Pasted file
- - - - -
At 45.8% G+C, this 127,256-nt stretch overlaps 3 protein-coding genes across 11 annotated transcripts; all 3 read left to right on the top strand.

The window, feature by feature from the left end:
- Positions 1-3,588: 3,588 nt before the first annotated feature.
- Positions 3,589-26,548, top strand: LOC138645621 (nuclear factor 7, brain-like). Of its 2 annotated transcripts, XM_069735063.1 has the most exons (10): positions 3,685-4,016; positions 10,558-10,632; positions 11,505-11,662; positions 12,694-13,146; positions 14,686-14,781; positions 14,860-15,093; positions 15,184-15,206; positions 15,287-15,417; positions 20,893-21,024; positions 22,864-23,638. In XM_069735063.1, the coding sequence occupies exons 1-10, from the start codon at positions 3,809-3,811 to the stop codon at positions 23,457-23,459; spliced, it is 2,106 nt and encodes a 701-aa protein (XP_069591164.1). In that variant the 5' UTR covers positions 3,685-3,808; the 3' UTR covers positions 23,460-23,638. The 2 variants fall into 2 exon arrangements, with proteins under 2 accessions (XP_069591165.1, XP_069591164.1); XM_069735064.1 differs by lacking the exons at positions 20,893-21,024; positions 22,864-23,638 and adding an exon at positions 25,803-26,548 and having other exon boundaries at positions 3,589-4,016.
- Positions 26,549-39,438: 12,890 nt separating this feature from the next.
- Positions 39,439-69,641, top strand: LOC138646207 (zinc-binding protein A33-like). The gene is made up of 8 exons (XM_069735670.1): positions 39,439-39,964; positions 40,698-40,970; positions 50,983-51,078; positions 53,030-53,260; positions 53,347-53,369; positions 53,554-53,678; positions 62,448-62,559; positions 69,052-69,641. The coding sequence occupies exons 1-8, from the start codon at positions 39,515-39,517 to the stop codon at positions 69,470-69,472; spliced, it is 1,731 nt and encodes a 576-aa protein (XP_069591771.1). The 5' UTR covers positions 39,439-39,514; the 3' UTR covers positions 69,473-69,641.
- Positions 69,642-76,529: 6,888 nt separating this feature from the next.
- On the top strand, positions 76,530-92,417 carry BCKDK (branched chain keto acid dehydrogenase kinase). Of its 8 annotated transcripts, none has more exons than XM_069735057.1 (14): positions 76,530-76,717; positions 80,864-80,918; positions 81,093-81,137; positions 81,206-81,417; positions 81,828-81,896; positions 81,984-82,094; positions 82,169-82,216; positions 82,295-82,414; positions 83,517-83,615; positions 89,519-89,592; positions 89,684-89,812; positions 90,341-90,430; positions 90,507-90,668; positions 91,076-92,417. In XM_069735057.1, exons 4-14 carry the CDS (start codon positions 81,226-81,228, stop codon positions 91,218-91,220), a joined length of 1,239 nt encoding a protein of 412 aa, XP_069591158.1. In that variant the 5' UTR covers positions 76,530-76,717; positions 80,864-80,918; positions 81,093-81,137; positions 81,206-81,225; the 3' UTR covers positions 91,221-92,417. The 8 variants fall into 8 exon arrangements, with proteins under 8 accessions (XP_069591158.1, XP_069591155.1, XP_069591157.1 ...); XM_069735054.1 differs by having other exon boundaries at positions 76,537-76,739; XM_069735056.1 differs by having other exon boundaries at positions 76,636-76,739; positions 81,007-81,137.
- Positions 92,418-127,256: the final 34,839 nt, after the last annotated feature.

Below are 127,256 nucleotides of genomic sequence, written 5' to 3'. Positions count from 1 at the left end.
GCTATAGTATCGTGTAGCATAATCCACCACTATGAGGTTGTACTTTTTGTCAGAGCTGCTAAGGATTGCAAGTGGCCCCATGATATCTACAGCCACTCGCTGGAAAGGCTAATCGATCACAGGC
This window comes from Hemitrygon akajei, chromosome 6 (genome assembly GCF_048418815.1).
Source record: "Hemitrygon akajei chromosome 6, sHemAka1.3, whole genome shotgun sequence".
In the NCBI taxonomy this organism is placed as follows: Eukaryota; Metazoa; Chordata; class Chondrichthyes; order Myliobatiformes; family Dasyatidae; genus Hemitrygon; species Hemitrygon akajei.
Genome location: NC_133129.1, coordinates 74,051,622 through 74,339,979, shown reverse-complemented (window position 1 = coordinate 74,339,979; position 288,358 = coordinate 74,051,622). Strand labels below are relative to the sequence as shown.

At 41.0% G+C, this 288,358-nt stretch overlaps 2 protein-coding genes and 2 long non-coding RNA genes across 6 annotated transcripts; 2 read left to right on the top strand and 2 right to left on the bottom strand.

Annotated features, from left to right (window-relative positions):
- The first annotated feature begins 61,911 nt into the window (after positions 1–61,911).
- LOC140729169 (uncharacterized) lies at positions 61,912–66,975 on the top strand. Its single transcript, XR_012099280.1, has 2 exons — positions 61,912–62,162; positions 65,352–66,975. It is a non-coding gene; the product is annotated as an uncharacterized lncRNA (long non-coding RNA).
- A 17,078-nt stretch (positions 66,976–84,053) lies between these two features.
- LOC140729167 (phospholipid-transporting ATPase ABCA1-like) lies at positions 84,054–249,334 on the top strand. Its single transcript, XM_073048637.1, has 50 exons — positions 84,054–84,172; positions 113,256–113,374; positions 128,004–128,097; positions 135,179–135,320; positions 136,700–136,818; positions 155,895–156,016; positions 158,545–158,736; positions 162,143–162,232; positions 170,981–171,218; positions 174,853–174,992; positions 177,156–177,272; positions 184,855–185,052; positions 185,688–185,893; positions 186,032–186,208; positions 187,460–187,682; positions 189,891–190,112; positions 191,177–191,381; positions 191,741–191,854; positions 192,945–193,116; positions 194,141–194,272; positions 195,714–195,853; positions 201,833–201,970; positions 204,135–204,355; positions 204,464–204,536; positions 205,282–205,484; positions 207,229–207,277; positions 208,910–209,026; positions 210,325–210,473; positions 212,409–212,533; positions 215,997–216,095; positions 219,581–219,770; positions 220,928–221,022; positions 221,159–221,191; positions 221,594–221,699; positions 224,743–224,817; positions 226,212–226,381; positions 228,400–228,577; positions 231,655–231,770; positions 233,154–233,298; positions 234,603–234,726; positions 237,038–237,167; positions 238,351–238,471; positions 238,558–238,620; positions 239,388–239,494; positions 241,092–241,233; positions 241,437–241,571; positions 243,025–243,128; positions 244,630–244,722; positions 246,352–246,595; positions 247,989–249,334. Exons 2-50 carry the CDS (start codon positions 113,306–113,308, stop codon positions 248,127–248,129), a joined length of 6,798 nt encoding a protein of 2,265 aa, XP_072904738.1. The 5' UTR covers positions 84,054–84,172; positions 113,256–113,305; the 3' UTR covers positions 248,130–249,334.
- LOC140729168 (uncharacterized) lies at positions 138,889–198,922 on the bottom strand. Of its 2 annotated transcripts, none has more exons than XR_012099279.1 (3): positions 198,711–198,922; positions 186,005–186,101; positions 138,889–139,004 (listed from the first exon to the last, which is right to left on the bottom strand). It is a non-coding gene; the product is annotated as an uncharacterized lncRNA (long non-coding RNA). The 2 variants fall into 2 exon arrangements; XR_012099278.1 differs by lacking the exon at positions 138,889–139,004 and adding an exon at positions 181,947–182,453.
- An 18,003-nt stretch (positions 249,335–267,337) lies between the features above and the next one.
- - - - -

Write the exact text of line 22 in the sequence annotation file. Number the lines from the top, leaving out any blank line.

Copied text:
- LOC140729168 (uncharacterized) lies at positions 138,889–198,922 on the bottom strand. Of its 2 annotated transcripts, none has more exons than XR_012099279.1 (3): positions 198,711–198,922; positions 186,005–186,101; positions 138,889–139,004 (listed from the first exon to the last, which is right to left on the bottom strand). It is a non-coding gene; the product is annotated as an uncharacterized lncRNA (long non-coding RNA). The 2 variants fall into 2 exon arrangements; XR_012099278.1 differs by lacking the exon at positions 138,889–139,004 and adding an exon at positions 181,947–182,453.